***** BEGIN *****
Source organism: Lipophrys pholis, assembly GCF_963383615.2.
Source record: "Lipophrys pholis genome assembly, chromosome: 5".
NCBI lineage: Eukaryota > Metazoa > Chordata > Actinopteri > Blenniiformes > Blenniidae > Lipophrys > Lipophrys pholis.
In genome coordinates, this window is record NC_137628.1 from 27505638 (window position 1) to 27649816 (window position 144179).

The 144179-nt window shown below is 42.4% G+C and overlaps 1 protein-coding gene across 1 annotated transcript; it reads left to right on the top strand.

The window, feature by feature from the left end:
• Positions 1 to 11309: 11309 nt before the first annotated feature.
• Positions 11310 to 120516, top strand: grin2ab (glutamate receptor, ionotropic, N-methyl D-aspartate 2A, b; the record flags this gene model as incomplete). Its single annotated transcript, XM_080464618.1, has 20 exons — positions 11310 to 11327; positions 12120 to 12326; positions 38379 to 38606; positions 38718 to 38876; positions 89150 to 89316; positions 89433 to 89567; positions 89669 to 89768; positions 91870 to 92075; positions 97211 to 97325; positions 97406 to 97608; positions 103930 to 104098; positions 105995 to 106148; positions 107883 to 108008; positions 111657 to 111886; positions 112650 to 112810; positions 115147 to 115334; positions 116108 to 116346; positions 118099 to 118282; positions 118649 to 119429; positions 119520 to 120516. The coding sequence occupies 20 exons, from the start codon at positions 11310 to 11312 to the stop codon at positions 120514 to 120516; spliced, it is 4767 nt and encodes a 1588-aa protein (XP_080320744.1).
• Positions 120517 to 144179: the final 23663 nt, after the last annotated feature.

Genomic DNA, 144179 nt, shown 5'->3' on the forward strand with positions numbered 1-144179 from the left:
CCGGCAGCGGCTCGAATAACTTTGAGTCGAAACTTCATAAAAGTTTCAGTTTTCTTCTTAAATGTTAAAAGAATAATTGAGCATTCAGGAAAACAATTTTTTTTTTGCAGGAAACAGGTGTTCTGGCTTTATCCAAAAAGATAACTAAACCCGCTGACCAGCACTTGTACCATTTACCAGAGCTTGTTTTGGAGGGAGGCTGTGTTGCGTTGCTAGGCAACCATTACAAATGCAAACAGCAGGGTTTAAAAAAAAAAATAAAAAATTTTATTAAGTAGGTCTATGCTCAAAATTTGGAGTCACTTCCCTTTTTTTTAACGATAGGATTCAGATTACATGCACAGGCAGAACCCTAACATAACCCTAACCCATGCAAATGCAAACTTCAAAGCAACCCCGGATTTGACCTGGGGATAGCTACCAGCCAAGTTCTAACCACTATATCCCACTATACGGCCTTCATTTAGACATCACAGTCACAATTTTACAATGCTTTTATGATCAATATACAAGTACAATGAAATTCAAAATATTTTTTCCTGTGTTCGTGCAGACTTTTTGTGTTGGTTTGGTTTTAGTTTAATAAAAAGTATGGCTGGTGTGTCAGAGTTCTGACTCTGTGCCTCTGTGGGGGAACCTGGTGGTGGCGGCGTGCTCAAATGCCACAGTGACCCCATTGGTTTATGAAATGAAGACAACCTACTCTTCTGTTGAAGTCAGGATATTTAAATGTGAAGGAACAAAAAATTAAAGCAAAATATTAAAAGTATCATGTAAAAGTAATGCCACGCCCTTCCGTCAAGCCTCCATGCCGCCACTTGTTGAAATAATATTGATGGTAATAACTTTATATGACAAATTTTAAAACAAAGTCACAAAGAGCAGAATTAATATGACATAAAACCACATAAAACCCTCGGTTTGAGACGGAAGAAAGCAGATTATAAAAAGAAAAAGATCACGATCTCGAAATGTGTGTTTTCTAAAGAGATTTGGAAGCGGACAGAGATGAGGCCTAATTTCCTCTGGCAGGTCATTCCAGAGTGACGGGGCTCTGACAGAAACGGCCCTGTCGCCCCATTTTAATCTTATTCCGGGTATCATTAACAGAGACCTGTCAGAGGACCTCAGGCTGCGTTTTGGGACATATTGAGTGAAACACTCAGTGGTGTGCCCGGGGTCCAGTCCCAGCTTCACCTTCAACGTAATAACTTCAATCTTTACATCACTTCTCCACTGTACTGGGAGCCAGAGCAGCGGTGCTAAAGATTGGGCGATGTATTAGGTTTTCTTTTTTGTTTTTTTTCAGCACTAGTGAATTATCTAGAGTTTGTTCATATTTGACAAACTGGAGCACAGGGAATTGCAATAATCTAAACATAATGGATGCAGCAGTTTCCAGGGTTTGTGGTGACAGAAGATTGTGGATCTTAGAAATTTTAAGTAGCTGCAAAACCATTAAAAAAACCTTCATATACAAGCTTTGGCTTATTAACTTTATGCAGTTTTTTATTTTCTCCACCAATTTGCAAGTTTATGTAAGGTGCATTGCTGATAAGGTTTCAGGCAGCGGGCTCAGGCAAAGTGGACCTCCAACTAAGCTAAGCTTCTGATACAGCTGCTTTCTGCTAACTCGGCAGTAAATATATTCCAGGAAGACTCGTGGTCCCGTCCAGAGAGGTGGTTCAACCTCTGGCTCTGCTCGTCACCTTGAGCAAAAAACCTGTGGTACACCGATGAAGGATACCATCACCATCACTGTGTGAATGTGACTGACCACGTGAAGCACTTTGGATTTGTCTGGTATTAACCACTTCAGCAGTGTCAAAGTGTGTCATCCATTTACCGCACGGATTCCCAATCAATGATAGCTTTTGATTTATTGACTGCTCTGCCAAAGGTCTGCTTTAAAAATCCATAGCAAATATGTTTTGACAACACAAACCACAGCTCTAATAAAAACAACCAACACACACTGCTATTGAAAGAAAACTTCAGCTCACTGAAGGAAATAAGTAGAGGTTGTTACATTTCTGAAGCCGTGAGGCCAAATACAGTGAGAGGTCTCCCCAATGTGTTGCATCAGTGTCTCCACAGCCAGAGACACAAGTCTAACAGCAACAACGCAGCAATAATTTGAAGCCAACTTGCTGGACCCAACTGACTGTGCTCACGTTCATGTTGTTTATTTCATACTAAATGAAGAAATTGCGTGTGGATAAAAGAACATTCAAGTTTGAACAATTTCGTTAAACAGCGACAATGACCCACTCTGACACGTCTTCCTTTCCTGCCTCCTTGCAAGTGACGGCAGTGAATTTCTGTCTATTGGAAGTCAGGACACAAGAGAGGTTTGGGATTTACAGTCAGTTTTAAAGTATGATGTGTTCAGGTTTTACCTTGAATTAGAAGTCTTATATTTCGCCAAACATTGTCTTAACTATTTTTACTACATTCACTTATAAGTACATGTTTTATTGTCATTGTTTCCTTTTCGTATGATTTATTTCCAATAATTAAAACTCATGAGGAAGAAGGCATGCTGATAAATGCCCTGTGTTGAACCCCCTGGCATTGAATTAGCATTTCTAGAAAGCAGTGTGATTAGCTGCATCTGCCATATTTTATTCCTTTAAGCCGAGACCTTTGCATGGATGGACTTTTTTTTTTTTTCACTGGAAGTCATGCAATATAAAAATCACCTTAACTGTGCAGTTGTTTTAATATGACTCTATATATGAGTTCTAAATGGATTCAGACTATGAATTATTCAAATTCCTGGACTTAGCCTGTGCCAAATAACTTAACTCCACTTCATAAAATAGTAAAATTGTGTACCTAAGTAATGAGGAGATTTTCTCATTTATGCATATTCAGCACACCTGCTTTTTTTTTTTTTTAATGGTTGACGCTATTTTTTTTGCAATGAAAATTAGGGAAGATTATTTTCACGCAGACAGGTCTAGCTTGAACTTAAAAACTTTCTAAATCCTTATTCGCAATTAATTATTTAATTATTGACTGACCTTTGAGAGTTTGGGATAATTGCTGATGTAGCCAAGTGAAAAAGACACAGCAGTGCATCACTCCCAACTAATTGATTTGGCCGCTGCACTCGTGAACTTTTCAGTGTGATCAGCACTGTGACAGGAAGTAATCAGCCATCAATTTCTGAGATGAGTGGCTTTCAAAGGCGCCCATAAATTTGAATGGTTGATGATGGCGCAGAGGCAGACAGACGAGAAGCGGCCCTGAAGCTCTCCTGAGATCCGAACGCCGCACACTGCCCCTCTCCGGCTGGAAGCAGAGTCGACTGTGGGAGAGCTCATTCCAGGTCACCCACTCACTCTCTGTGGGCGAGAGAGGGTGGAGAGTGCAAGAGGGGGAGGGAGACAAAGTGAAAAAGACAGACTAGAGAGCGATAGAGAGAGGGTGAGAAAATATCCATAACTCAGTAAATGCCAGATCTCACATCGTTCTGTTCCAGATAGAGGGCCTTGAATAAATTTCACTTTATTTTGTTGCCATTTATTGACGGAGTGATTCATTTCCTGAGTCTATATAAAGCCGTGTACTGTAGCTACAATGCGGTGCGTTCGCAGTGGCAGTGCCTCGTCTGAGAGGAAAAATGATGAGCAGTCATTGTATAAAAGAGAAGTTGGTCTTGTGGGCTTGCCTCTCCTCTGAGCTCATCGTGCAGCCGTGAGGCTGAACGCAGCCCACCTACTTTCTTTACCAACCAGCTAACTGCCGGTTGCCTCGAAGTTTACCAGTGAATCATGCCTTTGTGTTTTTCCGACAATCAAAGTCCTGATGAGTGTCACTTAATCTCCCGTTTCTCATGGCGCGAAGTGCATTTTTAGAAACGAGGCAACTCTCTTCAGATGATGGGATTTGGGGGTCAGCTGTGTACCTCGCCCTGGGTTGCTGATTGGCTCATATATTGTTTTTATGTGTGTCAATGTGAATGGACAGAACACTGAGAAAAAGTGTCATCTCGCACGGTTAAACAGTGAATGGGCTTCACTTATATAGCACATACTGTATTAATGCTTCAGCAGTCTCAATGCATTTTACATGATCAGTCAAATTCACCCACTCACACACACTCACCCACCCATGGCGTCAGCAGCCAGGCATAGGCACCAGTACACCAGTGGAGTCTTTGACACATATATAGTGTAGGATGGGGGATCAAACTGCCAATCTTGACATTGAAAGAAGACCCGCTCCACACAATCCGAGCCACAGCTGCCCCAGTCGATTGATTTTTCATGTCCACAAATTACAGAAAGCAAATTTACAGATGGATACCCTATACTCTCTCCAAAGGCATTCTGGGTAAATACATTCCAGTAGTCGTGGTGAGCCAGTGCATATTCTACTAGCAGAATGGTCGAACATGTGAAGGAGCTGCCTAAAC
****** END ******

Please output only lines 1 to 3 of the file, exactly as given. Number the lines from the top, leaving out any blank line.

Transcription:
Source organism: Lipophrys pholis, assembly GCF_963383615.2.
Source record: "Lipophrys pholis genome assembly, chromosome: 5".
NCBI lineage: Eukaryota > Metazoa > Chordata > Actinopteri > Blenniiformes > Blenniidae > Lipophrys > Lipophrys pholis.